The formal definition of matrix-matrix multiplication:
Given an m × r matrix A and an r × n matrix B, the product matrix C = AB is an m
× n matrix
with entries ci,j such that
It is not immediately obvious what that definition is
telling you to do, although you can probably see right away
you’re multiplying elements of A and elements of B that correspond in some
However, having defined row-column multiplication, we can describe the process
of matrix-matrix multiplication in
the fol lowing way . What that definition is saying is: to get the i, jth element
of the product C = AB, multiply
the ith row of A with the jth column of B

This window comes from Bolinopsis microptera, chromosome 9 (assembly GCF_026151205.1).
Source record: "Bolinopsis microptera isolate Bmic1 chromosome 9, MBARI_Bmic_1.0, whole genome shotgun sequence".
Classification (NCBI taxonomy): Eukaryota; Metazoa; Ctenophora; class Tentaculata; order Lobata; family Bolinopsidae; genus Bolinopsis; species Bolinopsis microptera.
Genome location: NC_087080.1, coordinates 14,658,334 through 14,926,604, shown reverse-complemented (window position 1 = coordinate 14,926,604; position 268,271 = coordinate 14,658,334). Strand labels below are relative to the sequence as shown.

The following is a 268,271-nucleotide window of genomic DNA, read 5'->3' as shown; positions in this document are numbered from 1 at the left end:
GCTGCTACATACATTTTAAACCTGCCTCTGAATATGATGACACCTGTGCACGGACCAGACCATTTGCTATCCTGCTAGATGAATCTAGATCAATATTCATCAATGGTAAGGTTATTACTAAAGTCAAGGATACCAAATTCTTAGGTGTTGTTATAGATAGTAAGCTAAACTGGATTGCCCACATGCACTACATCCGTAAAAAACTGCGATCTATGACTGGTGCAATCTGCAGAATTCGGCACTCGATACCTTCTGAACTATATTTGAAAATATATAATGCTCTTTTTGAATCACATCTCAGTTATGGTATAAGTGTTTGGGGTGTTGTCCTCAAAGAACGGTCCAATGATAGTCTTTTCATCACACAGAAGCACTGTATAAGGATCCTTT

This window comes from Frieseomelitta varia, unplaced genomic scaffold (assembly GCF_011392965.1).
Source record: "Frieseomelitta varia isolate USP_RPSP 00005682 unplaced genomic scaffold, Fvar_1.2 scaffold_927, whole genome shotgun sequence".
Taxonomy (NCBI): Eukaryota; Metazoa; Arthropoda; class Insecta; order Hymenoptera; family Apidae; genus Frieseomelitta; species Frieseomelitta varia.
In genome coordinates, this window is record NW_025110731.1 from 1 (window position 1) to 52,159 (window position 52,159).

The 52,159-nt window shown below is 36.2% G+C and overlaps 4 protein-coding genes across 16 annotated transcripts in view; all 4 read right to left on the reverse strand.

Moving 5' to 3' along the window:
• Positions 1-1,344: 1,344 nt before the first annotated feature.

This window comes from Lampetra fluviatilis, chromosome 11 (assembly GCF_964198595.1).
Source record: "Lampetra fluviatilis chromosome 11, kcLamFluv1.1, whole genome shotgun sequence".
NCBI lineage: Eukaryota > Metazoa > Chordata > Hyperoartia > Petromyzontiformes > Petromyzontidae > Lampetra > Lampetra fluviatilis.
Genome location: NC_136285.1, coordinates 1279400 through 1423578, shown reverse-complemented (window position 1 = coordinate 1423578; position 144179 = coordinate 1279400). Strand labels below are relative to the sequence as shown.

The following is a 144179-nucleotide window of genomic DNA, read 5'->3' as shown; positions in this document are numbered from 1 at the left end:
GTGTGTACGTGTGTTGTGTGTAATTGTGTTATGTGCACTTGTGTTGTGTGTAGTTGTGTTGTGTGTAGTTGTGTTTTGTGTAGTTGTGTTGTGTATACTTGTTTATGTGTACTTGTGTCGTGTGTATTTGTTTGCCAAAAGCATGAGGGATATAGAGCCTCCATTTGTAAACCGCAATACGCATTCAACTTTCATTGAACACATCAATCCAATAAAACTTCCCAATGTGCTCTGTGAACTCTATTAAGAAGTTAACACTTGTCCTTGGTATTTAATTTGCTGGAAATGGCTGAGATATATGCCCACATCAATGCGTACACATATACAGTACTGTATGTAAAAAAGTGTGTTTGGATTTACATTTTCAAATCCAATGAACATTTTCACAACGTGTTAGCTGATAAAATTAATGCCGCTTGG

For example, to get c1,1, multiply the first row of A with the first column of
To get c2,3, multiply the second row of A with the third row of B.
And so on ...
Sounds complicated? It’s tough to describe in symbols and in words , but makes
sense with an example. Go to the
next page and fill in the grid. There’s a screen in the clip that’ll do the
find the product C = AB.
Multiplying row 1 of A wit column 1 of B gives c1,1.
Multiplying row 1 of A with column 2 of B gives c1,2.
Multiplying row 1 of A with column 3 of B gives c1,3.
Multiplying row 2 of A with column 1 of B gives c2,1
Multiplying row 2 of A with column 2 of B gives c2,2
Multiplying row 2 of A with column 3 of B gives c2,3,
Multiplying row 3 of A with column 1 of B gives c3,1.
Multiplying row 3 of A with column 2 of B gives c3,2.
Multiplying row 3 of A with column 3 of B gives c3,3.
• Do A and B have to be the same size for multiplication to be defined?
• What does have to match up?
• There’s an easy way to remember this (and to also predict the size of the
resulting product matrix):